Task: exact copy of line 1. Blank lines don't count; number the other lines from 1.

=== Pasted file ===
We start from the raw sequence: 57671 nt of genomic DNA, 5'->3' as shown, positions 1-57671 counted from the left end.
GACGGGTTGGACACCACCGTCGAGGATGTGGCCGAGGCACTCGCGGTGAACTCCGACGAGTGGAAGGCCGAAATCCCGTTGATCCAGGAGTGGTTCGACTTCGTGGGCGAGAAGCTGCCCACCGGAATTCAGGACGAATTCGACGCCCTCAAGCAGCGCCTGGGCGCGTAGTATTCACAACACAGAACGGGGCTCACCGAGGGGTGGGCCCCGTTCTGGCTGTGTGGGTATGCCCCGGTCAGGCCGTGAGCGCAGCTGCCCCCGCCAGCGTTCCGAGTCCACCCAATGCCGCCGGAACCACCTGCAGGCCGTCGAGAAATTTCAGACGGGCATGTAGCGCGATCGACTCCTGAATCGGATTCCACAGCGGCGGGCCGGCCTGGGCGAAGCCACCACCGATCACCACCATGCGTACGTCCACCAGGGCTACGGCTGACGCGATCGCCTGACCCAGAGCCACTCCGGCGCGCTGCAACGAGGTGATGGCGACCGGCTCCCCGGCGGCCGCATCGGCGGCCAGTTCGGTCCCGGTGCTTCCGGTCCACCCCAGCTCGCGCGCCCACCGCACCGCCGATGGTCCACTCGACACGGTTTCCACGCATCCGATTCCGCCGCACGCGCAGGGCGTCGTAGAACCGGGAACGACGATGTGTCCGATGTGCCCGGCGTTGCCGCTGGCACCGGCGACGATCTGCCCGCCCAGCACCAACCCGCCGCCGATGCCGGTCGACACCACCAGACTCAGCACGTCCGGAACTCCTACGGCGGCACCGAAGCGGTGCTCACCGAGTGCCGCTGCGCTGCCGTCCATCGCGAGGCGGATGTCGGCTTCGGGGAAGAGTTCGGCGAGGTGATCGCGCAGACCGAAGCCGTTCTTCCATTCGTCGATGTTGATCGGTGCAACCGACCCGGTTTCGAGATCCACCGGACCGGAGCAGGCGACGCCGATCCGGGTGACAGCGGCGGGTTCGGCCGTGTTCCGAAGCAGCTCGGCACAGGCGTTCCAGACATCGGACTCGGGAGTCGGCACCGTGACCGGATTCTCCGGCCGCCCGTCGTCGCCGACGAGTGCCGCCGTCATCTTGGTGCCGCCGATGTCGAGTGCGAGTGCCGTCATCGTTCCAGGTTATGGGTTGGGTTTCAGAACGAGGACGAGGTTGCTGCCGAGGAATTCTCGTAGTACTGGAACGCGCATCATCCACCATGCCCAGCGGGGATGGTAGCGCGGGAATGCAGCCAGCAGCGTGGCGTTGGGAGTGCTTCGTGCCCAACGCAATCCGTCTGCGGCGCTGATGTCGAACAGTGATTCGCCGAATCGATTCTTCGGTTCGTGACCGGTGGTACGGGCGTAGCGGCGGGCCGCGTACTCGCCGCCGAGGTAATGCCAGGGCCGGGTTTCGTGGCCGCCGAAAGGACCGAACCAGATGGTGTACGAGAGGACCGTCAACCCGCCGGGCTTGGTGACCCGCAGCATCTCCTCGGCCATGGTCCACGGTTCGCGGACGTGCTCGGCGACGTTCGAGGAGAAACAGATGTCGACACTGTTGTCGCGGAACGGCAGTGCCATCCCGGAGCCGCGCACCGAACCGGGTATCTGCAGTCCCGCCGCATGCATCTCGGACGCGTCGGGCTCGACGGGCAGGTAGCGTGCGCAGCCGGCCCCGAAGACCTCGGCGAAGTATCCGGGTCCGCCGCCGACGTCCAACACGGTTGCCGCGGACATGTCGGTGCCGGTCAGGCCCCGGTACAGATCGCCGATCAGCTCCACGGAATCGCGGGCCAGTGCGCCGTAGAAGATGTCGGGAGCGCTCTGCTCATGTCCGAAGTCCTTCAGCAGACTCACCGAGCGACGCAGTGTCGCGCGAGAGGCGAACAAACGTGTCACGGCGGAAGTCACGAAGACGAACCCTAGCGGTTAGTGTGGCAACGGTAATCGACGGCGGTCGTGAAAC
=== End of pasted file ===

We start from the raw sequence: 57671 nt of genomic DNA, 5'->3' as shown, positions 1-57671 counted from the left end.